if you can't tell who wrote it.

After 30+ years of writing (and editing, and publishing) technically, it is an honor and a privilege to be able to write - for 10+ years - creatively. 

For which Abq Jew must say to you, his loyal readers -

Thank you!

Abq Jew can imagine y'all asking - what were Abq Jew's most popular blog posts over the years? Here, then, are


Abq Jew's Top 7 Blog Posts

7. Ralph Branca, Jew
August 15, 2011

6. Maestro Rabbenu Placido Domingo
March 30, 2016

3. You've Got Hate Mail!
February 1, 2017

2. Christopher Columbus, MOT?
May 30, 2012

1. Rabbinic Activism in New Mexico
May 12, 2014

Banjo Gets Worse Elevator

More to follow, Billy Nader!
If you like what Abq Jew does - please 

Tuesday, October 6, 2020

Five Down, Two to Go

Yontif Yontif Yontif: Two days of the Rosh Hashanah that everyone wants to forget - except that it got us into 5781, which surely must be better than 5780, at least the last few months of it. 

One fast day of Yom Kippur, when we granted The Holy One, Blessed Be He, forgiveness. Two days of Sukkot, the Season of Our Joy. Oy.

And yet we have a feeling something isn't quite right.

Tex Had Feeling

As Abq Jew writes this, it is still Sukkot, the Festival of Booths.

Ziman Simchatenu

To be superseded this weekend by Shemini Atzeret, the mystery holiday no one knows what to do with. And Simchat Torah, which, this year, will involve virtual celebration, as we await Rebbe Nachman's seventh beggar (the legless dancer, for those who are following along).

Shemini Atzeret Simchat Torah

Yes, this is still The Season of Our Joy. 

And, although it seems that the Ship of State has hit the sand -

Ship Hits Sand

Who knew it would happen the way it did?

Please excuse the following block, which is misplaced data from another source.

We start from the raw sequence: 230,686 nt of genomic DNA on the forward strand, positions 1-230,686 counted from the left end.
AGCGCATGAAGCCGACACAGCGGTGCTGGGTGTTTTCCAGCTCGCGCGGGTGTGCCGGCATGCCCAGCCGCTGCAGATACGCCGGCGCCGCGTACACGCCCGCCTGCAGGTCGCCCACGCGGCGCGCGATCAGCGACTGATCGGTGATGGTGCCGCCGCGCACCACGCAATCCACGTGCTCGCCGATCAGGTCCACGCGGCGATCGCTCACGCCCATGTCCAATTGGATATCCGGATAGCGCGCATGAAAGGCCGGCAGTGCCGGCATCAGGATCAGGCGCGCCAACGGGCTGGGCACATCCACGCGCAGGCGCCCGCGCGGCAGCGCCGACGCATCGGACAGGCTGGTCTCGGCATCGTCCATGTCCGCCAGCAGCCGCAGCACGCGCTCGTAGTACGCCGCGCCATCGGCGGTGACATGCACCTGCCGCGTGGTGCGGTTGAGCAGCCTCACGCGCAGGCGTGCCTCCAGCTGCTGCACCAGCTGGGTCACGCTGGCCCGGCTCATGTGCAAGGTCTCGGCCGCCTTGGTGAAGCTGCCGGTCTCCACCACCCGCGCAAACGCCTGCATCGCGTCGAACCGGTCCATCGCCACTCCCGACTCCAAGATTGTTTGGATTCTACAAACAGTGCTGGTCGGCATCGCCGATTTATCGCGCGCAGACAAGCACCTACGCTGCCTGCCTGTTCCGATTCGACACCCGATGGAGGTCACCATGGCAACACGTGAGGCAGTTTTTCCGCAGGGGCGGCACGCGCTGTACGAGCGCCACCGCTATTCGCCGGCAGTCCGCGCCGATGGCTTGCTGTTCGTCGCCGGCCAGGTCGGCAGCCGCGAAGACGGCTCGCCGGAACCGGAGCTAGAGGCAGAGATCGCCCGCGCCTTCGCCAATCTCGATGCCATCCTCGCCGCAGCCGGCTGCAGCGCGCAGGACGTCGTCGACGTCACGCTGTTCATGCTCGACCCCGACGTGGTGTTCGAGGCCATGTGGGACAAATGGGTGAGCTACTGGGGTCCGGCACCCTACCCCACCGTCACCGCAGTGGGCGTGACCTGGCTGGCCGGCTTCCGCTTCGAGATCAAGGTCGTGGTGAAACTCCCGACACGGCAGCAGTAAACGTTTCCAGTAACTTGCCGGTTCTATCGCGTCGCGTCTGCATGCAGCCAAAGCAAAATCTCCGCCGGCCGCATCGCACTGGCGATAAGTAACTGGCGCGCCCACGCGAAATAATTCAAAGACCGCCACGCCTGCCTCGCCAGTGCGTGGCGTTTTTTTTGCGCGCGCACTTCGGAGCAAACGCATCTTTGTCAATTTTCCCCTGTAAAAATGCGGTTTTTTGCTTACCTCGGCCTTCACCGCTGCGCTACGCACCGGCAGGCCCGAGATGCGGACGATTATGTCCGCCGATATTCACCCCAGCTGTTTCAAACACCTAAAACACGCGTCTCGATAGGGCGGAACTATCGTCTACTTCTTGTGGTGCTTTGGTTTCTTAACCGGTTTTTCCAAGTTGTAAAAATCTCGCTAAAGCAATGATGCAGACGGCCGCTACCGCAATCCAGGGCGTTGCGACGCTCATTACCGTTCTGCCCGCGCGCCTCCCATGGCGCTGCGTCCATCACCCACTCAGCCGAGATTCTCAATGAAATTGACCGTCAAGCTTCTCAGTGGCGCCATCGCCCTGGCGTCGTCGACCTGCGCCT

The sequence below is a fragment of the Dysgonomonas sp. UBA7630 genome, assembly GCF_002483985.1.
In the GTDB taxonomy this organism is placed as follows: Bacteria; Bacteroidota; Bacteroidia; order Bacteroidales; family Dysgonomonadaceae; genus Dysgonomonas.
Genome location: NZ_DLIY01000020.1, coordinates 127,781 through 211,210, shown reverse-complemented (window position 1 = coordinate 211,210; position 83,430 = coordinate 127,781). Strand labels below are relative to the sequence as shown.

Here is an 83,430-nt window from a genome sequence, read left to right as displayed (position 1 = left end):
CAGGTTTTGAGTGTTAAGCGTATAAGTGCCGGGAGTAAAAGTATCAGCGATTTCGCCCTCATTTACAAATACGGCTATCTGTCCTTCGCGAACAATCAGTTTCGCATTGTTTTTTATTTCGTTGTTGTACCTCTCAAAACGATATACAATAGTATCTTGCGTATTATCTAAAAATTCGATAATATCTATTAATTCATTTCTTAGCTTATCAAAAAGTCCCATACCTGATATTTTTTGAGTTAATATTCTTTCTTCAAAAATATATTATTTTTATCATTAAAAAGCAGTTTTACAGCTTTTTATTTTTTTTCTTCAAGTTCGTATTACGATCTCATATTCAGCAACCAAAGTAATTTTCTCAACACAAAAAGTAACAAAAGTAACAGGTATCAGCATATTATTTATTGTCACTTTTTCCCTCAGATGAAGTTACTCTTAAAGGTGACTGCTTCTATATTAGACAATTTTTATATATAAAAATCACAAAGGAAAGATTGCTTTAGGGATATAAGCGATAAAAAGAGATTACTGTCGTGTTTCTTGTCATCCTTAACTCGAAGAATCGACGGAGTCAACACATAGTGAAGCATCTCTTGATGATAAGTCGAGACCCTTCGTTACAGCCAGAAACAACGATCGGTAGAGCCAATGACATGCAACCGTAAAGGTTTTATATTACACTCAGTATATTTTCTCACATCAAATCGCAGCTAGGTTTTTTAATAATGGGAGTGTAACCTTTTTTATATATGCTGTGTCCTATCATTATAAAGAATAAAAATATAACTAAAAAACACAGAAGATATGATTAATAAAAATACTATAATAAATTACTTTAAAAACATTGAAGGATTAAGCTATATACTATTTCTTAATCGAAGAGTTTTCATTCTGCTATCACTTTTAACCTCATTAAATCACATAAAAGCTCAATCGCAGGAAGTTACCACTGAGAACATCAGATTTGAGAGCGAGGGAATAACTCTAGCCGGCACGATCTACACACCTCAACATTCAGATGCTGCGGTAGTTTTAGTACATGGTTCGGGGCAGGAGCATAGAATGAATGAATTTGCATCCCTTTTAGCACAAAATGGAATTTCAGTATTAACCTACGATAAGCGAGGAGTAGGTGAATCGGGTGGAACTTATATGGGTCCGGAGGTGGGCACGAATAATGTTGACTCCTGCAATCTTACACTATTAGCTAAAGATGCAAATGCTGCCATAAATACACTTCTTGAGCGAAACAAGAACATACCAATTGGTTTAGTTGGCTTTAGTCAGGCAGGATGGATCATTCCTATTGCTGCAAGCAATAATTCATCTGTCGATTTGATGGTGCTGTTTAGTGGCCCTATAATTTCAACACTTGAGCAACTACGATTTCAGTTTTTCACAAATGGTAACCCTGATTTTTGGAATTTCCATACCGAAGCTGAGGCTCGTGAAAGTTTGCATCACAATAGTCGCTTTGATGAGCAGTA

Covid White House

Fortunately, as every Jew who has seen Fiddler On The Roof knows, there is an appropriate blessing for President Trump as he (and his doctors) do battle with Covid-19.

May G-d bless and keep the president...
far away from us.

Or, as another sage has so aptly put it -

May the president have a long recovery.

Which brings us to the one and only

Danny K Bernstein
Danny K Bernstein

No, not the actor who played Tevye in the 2015 Broadway revival. Just a very talented guy who writes parodies about our nation's leaders and (lehavdil) full-length musicals. You can follow him on Instagram at @dannykbernstagram.

Anyway, Danny has written a delightful and meaningful parody of Tevye's Dream. Which, if by some chance, you don't recall, goes like this:

Here are Danny's new words:


Donald!!! Donaaaaaaaaaaaald!!!!!!

What is this about your senate rushing my replacement??


Her replacement!


Would you do this even after blocking Merrick Garland?


Merrick Garland!


Have you no consideration for my dying wishes??


Dying wishes!


Naming my successor right-wing Amy Coney Barrett


Coney Barrett.


How can you allow it? How?
How can you let that woman take my place?
Sit on that bench?
Roll back our rights?
And wear my robes, robes, how!!!

Even such a dope as Donald wouldn't let it happen!!


Let it happen!


Tell me that it isn't done and that I shouldn't haunt you.


Shouldn't haunt you!


Say your stupid senate won't confirm your nomination!




Let me tell you what will follow such a fatal hearing.


Fatal hearing!


If Donald's nomination stands,
I pity you ALL!

I'll be dead for TWO WEEKS, and when TWO weeks are up,

I will come to you by night,
with viruses in tow,
and YOU will be infected,
SHE will be infected,
THEY will be infected!


Here's my final ruling 

if you try to screw my COURT!!!!!


Which brings us to 

Sasha Sanderovich
Sasha Sanderovich

No, not the one you're thinking of. Abq Jew refers to the Assistant Professor in the Slavic Department, the Stroum Center for Jewish Studies, and the Jackson School of International Studies at the University of Washington in Seattle.

Anyway, on the occasion of #TrumpHasCovid, Sasha reminds us of an old Soviet Jewish joke.

Every morning, for days and weeks on end, Rabinovich stands in line to the newspaper kiosk, asks the clerk for the day’s copy of Pravda, looks at the front page, and then returns the paper without buying.